Treating copy numbers in replicates as count random variables provides several advantages when site and sample concentrations are low. To date, quantitative eDNA analyses have typically assumed sample or replicate concentrations are normally-distributed, usually on the log scale (Carraro et al., 2018; Espe et al., 2022; Shelton et al., 2019). Our model highlights that replicate-level measurement error is the product of both sampling variation when allocating copies to the replicates (Dube et al., 2008; Lesperance et al., 2021) and the measurement error conditioned on the number of copies in each replicate (due to variation in factors such as reading fractional cycle numbers; Shelton et al., 2019). An implication of a count model for the replication process is that a normal approximation will be a less appropriate when measuring small copy numbers (Espe et al., 2022) that are typical of many eDNA applications. Then, when sample concentrations are low enough that qPCR replicate-level zeros are observed, it is unknown whether a zero is observed because there were no target DNA copies allocated to a replicate or because the allocated copies were undetected (Dube et al., 2008; Lesperance et al., 2021). To compute an unbiased sample mean concentration in the presence of observed zeros, the replication process zeros need to be included, as do the true allocated copy numbers for replicates with failed detections, which are not observed.

Techniques that allow a probabilistic interpretation of zeros and non-detections have been recognized as critical by many disciplines, like analytical chemistry and public health (e.g., Chik et al., 2018), and have been used by eDNA practitioners when computing the limit of detection in qPCR (Dube et al., 2008; Lesperance et al., 2021). By conditioning detection on copies being present in replicates, and relating the detection probability to the number of copies in a replicate, our model can probabilistically resolve these sources of zeros and produce less biased estimates of replicate copy numbers and sample concentrations in this situation. In practice, the accuracy of the resulting estimates will depend on how well model assumptions are met, and estimates may be very imprecise when samples have concentrations so low that most replicates are true sampling zeros. Further, in Simulation Study A, we show that the detection parameters that are a function of latent copy numbers are weakly identifiable, estimated with low precision and moderate bias. We assume this is due to the magnitude of uncertainty in the estimates of the latent copy numbers near zero, which is greater in the inhibitor models where the bias in the detection probability of one copy is larger. Therefore, the performance of this model in terms of bias and precision of the ecological parameters in scenarios with lower sample concentrations than we observed and/or greater sampling variability should be further investigated. This approach of partitioning variation between the allocation of copies and measurement of copies may also be used in standard curve experiments (e.g., Klymus et al., 2020) to relate Cq to the realized, instead of expected, copy number of standards. Doing so could reduce the nonlinearity seen in standard curve calibration regressions (Klymus et al., 2020) due to observing true and false zeros at low concentration standards.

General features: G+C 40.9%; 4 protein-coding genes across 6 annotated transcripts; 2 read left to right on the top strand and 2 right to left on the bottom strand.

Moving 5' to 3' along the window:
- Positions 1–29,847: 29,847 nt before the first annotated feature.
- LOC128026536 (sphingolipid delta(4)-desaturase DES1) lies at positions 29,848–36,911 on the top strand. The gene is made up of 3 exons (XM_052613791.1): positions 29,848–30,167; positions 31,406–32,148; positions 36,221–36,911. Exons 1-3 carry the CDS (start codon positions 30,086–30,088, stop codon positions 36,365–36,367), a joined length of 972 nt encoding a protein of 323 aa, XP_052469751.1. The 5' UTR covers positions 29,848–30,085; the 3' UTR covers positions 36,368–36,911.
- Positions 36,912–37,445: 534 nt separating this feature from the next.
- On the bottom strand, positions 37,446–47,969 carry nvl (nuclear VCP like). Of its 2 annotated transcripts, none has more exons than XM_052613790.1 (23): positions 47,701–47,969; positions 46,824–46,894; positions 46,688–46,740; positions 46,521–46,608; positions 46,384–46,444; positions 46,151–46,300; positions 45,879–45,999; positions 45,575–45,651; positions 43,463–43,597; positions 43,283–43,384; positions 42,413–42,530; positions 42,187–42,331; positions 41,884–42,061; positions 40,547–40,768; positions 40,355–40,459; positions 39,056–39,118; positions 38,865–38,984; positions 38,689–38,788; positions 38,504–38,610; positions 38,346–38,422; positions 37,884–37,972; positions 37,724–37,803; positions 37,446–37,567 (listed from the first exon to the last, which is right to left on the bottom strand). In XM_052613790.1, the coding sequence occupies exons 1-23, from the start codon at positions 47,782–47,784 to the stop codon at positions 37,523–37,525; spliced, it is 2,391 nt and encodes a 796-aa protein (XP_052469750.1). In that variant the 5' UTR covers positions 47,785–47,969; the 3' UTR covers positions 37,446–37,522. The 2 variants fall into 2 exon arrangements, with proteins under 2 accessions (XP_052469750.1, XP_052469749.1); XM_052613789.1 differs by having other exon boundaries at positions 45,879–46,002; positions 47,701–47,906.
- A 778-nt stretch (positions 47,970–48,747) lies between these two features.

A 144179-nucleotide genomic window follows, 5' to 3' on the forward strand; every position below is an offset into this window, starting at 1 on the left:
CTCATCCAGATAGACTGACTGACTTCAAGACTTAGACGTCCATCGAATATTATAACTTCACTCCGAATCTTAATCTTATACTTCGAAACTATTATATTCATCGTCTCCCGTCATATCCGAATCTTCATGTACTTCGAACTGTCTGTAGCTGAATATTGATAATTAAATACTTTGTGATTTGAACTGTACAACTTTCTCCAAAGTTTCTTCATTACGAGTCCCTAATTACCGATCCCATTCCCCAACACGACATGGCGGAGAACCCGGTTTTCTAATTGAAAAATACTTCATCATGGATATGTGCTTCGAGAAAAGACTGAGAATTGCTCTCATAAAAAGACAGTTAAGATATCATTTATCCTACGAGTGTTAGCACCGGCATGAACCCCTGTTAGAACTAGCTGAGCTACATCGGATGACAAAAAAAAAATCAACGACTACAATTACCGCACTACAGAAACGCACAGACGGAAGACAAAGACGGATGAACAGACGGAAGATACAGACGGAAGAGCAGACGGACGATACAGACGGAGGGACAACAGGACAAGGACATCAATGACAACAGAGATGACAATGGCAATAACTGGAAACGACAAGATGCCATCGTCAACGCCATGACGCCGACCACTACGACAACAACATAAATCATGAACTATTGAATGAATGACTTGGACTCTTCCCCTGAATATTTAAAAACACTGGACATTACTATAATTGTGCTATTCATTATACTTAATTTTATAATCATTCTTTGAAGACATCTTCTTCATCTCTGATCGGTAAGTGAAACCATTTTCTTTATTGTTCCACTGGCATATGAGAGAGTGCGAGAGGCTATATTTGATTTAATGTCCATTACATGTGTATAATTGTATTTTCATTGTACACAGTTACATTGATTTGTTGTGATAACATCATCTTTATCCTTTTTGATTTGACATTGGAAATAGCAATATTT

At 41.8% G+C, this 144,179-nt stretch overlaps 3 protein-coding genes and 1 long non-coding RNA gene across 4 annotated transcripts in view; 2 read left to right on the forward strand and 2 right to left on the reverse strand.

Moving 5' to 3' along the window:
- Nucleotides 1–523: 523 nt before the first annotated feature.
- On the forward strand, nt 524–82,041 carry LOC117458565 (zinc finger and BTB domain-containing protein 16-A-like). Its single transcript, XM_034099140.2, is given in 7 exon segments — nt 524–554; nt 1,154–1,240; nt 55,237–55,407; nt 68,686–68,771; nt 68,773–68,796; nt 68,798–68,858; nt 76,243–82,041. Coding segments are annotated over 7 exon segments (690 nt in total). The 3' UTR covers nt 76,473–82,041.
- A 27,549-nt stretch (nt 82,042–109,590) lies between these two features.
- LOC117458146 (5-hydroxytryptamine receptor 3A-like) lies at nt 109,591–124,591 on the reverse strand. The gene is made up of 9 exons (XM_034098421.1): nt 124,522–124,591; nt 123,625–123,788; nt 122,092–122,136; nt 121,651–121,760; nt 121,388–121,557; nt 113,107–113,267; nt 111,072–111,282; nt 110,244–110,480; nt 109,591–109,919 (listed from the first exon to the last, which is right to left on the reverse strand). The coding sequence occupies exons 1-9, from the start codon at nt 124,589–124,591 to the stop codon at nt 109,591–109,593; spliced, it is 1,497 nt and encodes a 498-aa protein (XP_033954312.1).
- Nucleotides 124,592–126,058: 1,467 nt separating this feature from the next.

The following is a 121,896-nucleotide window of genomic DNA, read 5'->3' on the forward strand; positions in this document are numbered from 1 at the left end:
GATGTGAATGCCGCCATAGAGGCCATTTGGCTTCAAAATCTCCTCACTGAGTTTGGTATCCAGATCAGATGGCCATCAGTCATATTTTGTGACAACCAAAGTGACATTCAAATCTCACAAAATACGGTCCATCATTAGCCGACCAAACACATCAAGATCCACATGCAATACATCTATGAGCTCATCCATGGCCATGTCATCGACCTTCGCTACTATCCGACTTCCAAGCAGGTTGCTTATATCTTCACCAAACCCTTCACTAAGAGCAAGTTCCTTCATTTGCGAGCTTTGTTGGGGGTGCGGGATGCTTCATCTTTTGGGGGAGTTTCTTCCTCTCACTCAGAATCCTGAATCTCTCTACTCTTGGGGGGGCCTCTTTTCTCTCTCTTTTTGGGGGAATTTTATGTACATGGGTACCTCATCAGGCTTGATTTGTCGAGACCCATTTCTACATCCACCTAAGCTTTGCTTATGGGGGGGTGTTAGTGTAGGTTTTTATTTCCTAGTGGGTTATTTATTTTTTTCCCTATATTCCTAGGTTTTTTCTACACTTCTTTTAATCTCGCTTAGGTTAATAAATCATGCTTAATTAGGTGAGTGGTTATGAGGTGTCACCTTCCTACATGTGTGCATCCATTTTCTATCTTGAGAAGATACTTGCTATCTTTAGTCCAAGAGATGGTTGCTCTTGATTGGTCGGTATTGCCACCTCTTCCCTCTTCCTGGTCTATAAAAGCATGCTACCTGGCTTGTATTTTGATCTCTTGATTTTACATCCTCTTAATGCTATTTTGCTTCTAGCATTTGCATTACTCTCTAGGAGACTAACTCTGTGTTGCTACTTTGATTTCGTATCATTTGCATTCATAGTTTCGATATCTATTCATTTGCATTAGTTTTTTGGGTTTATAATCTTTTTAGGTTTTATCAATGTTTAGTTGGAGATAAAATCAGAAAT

Including latent replicate copy numbers in the model also provides a means for detecting deviations from Poisson variability in the replication process, and exploring hypotheses about potential causes of this assumption violation. We were able to use posterior predictive checks to identify lack of fit in our null models consistent with overdispersion in the number of copies allocated to replicates. This overdispersion was only seen in a subset of samples, and appeared stochastic in nature, with replicates tending to show a bimodal pattern of high and low measurements in affected samples. In theory, general overdispersion could result from sample-level variability in measurement error given the number of copies allocated to each replicate, but we were unable to devise a measurement error hypothesis that explained sample-level heterogeneity and the apparent bimodality in affected samples. Further, we did not find general overdispersion hypotheses, such as pipetting error, to be plausible because most samples were consistent with Poisson replication process variability.